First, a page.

Bahrain has arrested at least 60 Shi'ite protest leaders in recent days to try to prevent widescale unrest ahead of a controversial Formula One Grand Prix this week, activists said on Tuesday.
News of the crackdown coincided with a statement from Amnesty International which said it was getting credible reports of the use of torture in the Gulf Arab state despite promises of reform.
The authorities are trying to portray the country as being on the road to reform, but we continue to receive reports of torture and use of unnecessary and excessive force against protests, Hassiba Hadj Sahraoui, Amnesty International's Middle East and North Africa deputy director, said in a statement.
Their reforms have only scratched the surface.
Bahrain is gearing up to host a prestigious Grand Prix on April 20-22, an event that was cancelled last year because of unrest and one it hopes will improve its international image and show it is serious about reform.
In particular, it is eager to show that the country's Sunni Muslim rulers have repaired relations with the majority Muslim Shi'ite community after last year's protests, which were put down with the help of troops from neighbouring Saudi Arabia.
Bahrain's Shi'ites complain they are given fewer opportunities and access to jobs and housing than the Sunni elite.
But activists said on Tuesday that relations between the two communities were still badly strained by routine violence.
They said riot police had used live ammunition for the first time since last year's pro-democracy protest movement was crushed, firing bullets into the air.
We have evidence in photographs and video from April 13 in Diraz and Sitra, said Mohammed al-Maskati, head of the Bahrain Youth Society for Human Rights.
The Shi'ite-led opposition holds weekly large-scale rallies calling for democratic reform, while Shi'ite youths clash nightly with riot police.
It started in Bani Jamra last Thursday, then Sitra, Ghuraifa, Diraz, Ma'amir and Sehla, said Maskati.
Those arrested are activists in the villages. The authorities are afraid that some people will go to protest in Manama or close to the area of the race.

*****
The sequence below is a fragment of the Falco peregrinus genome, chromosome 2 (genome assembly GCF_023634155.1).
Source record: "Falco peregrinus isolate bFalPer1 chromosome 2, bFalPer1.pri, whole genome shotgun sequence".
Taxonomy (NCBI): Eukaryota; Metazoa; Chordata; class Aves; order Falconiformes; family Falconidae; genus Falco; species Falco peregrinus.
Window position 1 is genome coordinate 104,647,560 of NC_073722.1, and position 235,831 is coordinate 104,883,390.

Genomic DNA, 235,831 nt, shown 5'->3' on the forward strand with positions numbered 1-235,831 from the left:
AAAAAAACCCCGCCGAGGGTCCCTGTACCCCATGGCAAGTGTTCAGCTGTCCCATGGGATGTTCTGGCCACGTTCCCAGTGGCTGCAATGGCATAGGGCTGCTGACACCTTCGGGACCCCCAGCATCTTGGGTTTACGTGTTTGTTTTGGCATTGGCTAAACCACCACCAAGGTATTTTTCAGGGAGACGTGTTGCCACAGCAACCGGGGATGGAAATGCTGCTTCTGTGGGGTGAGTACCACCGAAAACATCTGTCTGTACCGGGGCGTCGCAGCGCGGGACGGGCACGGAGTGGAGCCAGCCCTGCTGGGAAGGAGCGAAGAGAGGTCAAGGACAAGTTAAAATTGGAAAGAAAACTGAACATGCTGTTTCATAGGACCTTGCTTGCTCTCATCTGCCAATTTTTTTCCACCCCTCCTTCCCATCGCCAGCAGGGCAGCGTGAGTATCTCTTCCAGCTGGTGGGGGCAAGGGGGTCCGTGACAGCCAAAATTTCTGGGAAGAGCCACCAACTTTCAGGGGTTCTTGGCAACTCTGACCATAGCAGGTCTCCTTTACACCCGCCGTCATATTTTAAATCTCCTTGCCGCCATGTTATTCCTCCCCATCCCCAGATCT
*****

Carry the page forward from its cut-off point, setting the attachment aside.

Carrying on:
Sixty people remained in custody, he said.
Interior ministry spokesmen and foreign advisers were not available to confirm the arrests or the use of live fire.
Violence has escalated in Bahrain, a key U.S. ally that hosts its Fifth Fleet, ahead of the Grand Prix.
Sayed Yousif al-Muhafda of the Bahrain Centre for Human Rights, a separate group, also said police had seized dozens seen as protest organisers in late-night raids in the past week.
Separately, Amnesty said Bahrain's government has failed to adopt key reforms recommended by an international panel of human rights experts. Bahrain government officials were not immediately available to comment.
The government brought in a commission of human rights experts last year to propose reforms. The government later said the kingdom had agreed to a new police code of conduct and had set up a body to investigate accusations that government employees killed or mistreated citizens.
Amnesty said some of the commission's proposals had been adopted, but said a lot more needed to be done.
In particular, holding to account senior members of the security forces accused of violations, releasing prisoners of conscience and addressing the underlying discrimination against the Shi'ite majority population, it said.
Thirty-five people died during the unrest last year, but since martial law ended in June the total has risen to around 70, activists say. They cite heavy use of tear gas, but the government questions whether the gas killed anyone.
(Additional reporting by Reed Stevenson; Editing by Andrew Osborn)